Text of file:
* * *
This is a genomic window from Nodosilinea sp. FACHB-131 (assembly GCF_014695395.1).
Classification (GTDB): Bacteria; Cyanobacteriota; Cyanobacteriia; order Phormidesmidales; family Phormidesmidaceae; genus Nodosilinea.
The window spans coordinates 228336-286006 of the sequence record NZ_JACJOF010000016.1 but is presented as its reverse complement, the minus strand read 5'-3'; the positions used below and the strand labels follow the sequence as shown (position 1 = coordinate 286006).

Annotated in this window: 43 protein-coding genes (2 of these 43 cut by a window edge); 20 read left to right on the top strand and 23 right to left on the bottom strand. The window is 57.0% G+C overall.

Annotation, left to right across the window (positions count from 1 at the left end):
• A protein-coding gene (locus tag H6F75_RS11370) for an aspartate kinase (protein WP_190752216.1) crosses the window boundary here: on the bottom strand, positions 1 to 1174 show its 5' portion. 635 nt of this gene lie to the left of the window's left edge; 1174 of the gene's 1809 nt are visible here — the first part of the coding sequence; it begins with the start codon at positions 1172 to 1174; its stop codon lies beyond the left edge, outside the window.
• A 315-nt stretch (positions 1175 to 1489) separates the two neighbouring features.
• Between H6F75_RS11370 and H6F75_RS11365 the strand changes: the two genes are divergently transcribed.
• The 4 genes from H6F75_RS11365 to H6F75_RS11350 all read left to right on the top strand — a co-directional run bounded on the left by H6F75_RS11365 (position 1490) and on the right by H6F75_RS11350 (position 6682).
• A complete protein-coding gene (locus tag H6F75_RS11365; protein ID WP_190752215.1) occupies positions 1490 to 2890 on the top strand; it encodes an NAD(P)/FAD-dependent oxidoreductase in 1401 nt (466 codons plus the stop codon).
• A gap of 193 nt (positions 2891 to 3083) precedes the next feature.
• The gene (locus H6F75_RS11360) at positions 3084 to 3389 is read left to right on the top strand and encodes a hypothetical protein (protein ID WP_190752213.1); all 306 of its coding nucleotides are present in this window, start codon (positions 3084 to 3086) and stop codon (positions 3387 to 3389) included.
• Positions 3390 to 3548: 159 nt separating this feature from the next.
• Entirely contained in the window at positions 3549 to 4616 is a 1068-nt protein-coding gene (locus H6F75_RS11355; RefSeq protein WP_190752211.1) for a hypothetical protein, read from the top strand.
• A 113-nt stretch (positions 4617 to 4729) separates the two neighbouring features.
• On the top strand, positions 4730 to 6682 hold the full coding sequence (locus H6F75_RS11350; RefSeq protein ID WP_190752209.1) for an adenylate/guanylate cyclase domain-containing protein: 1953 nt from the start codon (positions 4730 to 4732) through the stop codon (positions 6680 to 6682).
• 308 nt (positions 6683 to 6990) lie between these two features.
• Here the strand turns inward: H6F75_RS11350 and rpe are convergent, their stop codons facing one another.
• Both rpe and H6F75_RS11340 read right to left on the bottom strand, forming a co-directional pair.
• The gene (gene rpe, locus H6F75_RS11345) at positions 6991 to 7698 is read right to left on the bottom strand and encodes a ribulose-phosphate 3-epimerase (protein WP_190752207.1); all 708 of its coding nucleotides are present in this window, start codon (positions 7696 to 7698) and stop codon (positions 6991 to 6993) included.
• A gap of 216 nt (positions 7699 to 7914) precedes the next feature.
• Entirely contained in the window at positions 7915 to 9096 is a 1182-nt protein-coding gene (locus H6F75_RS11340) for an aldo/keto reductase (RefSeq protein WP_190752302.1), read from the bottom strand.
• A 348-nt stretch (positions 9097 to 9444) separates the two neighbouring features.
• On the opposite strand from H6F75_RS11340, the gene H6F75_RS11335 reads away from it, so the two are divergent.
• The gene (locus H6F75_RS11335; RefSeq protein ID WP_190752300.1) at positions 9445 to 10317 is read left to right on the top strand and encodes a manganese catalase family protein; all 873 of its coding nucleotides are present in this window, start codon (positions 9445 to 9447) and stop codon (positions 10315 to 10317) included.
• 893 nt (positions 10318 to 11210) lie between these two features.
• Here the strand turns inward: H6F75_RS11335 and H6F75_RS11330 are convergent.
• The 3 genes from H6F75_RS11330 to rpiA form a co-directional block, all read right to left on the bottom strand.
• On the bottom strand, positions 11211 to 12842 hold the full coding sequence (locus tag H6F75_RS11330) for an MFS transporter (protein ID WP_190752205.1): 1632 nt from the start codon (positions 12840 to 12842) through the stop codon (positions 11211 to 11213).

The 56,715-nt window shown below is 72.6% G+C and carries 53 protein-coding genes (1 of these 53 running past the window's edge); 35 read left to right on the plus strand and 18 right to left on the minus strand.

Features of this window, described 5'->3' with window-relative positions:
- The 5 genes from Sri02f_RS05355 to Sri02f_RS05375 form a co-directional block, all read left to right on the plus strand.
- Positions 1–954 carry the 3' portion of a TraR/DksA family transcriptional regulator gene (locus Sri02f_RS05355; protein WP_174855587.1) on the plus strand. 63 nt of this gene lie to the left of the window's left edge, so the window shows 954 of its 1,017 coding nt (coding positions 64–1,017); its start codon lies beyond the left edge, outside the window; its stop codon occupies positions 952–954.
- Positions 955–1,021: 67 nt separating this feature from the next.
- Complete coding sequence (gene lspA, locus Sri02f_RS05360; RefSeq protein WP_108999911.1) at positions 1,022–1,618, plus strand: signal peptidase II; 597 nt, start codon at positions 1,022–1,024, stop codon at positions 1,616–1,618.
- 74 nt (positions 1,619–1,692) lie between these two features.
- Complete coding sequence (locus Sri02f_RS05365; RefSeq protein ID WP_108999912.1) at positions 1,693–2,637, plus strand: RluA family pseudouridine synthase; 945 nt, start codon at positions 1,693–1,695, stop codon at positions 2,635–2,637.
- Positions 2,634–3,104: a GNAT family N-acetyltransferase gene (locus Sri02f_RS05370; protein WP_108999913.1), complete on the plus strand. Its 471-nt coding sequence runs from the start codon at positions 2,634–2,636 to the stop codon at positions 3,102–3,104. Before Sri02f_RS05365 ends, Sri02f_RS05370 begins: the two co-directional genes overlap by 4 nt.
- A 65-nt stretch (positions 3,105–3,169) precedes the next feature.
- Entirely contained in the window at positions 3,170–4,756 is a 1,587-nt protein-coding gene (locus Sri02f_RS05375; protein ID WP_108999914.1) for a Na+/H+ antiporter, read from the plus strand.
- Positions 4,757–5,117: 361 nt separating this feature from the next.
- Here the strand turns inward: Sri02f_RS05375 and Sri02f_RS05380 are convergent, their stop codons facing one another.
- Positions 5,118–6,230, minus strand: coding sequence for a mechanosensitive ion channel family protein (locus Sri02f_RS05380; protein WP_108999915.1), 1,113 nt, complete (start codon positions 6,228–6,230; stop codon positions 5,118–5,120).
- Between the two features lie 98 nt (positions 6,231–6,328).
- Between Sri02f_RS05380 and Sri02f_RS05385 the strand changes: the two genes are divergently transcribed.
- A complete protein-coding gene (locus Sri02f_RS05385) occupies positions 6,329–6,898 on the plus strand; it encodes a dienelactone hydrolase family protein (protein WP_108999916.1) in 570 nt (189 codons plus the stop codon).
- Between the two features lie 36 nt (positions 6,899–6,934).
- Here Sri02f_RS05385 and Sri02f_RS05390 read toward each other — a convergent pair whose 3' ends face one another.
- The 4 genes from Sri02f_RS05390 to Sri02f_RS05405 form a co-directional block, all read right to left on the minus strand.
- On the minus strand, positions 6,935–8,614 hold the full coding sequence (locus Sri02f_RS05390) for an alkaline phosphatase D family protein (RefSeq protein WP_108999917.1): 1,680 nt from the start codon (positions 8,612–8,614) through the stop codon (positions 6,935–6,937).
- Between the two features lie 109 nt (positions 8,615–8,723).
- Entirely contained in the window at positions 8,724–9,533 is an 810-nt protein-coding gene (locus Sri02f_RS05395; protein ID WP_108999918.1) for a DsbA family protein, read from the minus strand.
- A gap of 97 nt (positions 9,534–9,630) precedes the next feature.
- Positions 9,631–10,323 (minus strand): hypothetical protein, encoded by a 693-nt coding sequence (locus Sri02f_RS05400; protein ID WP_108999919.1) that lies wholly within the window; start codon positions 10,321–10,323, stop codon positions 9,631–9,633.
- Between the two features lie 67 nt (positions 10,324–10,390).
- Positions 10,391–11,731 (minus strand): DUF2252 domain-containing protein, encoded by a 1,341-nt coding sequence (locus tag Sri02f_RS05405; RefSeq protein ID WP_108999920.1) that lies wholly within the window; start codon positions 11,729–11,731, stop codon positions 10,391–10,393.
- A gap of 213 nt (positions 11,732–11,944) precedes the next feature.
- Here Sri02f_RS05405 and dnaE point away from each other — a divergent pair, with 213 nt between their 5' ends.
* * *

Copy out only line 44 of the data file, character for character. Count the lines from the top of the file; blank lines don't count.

- Between the two features lie 98 nt (positions 6,231–6,328).